5. Could the trade offers be reviewed before tomorrow? I know it was just accepted today, but I'd like to use the player I get before next week.
  6. San Francisco over Kansas City New England over Buffalo Atlanta over New Orleans Tampa Bay over Pittsburgh Tennessee over Giants Minnesota over Detroit Baltimore over Cleveland Cincinnati over Carolina Dallas over Houston Washington over St. Louis Philadelphia over Jacksonville San Diego over Seattle Oakland over Arizona Indianapolis over Denver Miami over Jets Chicago over Green Bay
  7. I'll join again. Team is Timecube.
  8. Looking to trade Forsett for WR.
  9. Houston just signed Ariza (http://sports.espn.go.com/nba/news/story?id=4303862). I'm not sure how much of an impact Artest will have in LA. Artest averaged more shot attempts per game than everyone on the Rockets and everyone but Kobe on the Lakers last year. It probably won't be an issue if his attempts are cutting into some of the lesser players on the Laker's roster, but if he's trading off with Gasol or even Kobe it could become a problem.
  10. dpowers

    nba finals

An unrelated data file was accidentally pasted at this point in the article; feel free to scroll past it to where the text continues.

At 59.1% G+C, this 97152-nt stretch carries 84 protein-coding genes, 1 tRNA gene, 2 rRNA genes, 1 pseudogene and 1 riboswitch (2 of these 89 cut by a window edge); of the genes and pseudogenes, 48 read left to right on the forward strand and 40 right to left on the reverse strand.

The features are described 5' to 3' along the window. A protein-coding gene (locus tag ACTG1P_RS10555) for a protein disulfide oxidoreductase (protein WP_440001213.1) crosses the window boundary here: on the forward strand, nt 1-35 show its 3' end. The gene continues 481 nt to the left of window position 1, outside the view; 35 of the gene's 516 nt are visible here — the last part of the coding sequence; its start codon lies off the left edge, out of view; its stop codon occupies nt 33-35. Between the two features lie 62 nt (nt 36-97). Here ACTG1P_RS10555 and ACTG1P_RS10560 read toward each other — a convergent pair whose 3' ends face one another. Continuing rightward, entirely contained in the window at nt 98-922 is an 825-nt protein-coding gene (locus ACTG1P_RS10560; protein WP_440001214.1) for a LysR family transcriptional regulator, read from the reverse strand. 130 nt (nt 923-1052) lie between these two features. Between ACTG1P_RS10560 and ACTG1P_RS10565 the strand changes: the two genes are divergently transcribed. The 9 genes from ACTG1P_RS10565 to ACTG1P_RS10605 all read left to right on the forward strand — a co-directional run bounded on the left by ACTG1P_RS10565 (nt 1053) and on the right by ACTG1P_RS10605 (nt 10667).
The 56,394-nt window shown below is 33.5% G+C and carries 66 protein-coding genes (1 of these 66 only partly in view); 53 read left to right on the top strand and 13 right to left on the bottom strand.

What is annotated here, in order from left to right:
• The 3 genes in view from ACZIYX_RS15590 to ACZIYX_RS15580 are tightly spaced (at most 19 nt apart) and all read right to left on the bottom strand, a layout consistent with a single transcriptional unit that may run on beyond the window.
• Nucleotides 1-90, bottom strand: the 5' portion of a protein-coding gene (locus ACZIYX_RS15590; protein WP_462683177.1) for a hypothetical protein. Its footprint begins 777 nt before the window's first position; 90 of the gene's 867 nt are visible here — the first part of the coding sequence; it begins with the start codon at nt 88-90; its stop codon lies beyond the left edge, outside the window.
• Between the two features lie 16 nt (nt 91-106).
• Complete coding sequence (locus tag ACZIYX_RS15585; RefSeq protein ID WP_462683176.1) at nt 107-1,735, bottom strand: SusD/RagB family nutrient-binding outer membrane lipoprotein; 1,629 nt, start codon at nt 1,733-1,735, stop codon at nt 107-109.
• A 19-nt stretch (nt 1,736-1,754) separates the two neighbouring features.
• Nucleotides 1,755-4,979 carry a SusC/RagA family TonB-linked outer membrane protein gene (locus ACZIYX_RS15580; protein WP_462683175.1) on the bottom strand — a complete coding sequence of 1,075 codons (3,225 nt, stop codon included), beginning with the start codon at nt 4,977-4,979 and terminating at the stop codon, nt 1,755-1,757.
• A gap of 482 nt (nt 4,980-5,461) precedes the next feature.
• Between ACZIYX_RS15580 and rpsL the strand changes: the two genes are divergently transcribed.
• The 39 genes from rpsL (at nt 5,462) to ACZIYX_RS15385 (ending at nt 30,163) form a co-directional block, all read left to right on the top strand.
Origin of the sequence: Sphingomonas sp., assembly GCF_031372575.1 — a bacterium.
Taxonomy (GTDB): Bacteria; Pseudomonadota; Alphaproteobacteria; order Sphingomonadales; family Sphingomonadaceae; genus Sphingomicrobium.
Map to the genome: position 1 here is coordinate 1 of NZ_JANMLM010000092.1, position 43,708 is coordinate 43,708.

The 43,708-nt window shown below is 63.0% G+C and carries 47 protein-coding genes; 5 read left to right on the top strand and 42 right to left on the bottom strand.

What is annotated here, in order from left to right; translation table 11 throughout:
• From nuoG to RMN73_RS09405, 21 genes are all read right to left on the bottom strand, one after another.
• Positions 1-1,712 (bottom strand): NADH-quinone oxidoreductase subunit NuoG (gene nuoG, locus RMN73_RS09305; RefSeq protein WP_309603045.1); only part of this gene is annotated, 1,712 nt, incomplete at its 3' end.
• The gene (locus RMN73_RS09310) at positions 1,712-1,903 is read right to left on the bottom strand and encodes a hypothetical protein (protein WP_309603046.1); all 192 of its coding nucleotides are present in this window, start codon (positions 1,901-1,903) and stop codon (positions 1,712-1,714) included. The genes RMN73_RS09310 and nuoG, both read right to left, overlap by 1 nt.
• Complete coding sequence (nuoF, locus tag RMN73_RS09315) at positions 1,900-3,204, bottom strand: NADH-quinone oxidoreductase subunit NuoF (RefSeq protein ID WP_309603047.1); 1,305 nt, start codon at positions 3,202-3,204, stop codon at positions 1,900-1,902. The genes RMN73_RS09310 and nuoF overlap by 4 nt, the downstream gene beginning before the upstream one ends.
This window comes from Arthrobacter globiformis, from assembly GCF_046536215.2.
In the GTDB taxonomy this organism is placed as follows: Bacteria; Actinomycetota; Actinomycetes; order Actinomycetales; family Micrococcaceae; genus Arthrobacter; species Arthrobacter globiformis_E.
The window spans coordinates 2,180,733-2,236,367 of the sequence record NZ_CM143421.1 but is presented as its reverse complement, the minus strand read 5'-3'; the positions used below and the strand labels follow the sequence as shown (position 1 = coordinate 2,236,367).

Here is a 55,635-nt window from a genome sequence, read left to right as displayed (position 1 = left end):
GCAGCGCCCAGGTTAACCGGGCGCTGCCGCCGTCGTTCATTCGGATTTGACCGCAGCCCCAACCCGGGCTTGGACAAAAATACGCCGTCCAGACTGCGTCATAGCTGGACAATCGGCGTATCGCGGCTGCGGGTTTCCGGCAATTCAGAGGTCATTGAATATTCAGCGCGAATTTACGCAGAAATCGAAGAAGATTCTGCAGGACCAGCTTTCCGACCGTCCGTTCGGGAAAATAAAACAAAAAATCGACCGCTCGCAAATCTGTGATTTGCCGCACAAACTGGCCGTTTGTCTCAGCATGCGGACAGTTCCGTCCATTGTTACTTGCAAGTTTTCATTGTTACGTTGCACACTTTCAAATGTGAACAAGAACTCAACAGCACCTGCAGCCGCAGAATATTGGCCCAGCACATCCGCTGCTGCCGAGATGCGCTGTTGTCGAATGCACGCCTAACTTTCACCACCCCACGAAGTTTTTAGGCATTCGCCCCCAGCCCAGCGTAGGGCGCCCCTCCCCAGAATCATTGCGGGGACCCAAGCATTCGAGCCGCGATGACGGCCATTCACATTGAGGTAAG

Magic in 6. Besides the better depth of the Magic, the Lakers are weak in the paint and especially at the 3 point line (http://nba.fanhouse.com/2009/05/31/death-by-three-for-the-lakers/#cont). This is not a very good matchup for the Lakers, and I expect the Magic to continue to get inside and make points and be able to pass the ball effectively for open 3s like they've been doing all series. I also think Gortat might get some minutes if Howard ends up drawing 2 more technicals or gets in foul trouble early. Either way, he's been playing well when he's been in and Bynum has not played consistently. Read an interesting article today saying Jameer Nelson might actually play in the finals (http://nba.fanhouse.com/2009/05/31/report-jameer-nelson-might-return-for-finals/). If he's still playing well and is actually put in (less than likely), it should give the Magic even more depth at a position where the Lakers are weak. Edit: Sorry for multpiple posts, tried posting at night and the servers were acting up.
  11. dpowers

    Christianity Bad